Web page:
Successful unlettered India farmer never buys seeds- has nearly 50 local varieties of seeds of korra, kandi (toor dal), pesara (moong), makka (corn), jonna (jowar), nuvulu (sesame), bebbari, minimu, animu among others.


Hyderabad, India: One of Anjamma's greatest strengths is the diverse variety of seeds of millets and pulses she owns. The unlettered farmers has nearly 50 local varieties of seeds of korra, kandi (toor dal), pesara (moong), makka (corn), jonna (jowar), nuvulu (sesame), bebbari, minimu, animu among others.
Ms Anjamma, winner of the AP Biodiversity Board award for preserving agri-biodiversity, said, "After harvest, the best seeds are kept aside for planting for next season. I never buy company manufactured seeds."
Not just this, she gives the seeds to other farmers too, not for money but in exchange for double the amount of seeds she lends, after the harvest season. 
The seeds are stored as per traditional method with ash in a cane basket, topped with neem leaves and sealed with a mixture of cow dung and mud. "The seeds stay fresh and insect free for more than a year this way," Ms Anjamma explained.
Asked about farmer suicides, Ms Anjamma said, "Those who do not do multi-cropping and are dependent on cash crops are taking dangerous risks. Many farmers go for one cash crop, spend thousands in inputs like seeds, fertilisers and pesticides. If the crop fails, they have no choice but to commit suicide." Ms Anjamma does farming on four acres of land where she has planted 14 varieties of seven types of millets and pulses along with gongura, the leafy vegetable.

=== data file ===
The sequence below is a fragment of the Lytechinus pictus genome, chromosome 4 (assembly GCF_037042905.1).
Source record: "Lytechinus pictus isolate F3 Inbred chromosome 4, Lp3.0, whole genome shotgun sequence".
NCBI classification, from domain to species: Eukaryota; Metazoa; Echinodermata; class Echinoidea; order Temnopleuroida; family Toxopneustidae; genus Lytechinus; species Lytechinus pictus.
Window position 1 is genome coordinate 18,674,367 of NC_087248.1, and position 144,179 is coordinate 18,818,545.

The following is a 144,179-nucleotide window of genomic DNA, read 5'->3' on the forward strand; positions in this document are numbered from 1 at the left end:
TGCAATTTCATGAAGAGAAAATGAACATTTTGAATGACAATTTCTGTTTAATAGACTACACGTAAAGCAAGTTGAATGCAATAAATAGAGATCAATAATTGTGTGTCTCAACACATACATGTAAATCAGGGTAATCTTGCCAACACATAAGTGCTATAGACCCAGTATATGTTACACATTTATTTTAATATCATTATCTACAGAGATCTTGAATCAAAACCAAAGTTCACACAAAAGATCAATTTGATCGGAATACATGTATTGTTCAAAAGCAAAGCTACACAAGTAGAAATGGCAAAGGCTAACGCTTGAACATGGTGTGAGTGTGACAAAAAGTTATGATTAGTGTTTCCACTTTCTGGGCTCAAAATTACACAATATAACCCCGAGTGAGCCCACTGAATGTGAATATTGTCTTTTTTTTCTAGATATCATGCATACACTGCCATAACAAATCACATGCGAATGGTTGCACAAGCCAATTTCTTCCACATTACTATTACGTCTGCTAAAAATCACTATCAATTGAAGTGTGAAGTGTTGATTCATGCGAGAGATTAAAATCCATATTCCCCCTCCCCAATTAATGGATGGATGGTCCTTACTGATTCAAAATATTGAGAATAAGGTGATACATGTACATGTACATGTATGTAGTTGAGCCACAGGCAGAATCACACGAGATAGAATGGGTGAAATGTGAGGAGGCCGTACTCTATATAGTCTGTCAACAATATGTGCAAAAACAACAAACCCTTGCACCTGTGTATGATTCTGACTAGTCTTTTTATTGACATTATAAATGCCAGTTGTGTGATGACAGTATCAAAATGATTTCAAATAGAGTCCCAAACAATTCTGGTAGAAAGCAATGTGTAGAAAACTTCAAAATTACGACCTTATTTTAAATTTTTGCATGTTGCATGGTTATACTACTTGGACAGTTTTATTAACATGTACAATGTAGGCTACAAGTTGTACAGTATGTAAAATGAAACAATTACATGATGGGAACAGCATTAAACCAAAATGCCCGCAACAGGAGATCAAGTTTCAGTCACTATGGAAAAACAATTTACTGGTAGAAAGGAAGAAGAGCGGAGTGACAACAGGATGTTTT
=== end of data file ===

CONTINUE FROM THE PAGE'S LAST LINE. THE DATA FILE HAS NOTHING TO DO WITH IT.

She said, "The crops selected are such that if one fails due to some climatic change, there would be another which can withstand it and give us a yield."
The government's contribution in Ms Anjamma's success counts as nil. The only help she received was from the Deccan Development Society, an NGO, in the form of buying her produce at the right price and providing interest free small loans when required.
Ms Anjamma said, "The investment in our farm is almost nil. We have our own bullock, we till the land, sow crops and harvest crops ourselves. There is almost nil outside investment. Most of the food is consumed at home and whatever is extra is sold in the market. Everything in the farm is used, from crops to husk and even grass which grows as weed. It is possible because we do not use chemicals in our field." Her son too wants to continue with rain-fed organic agriculture of millets.

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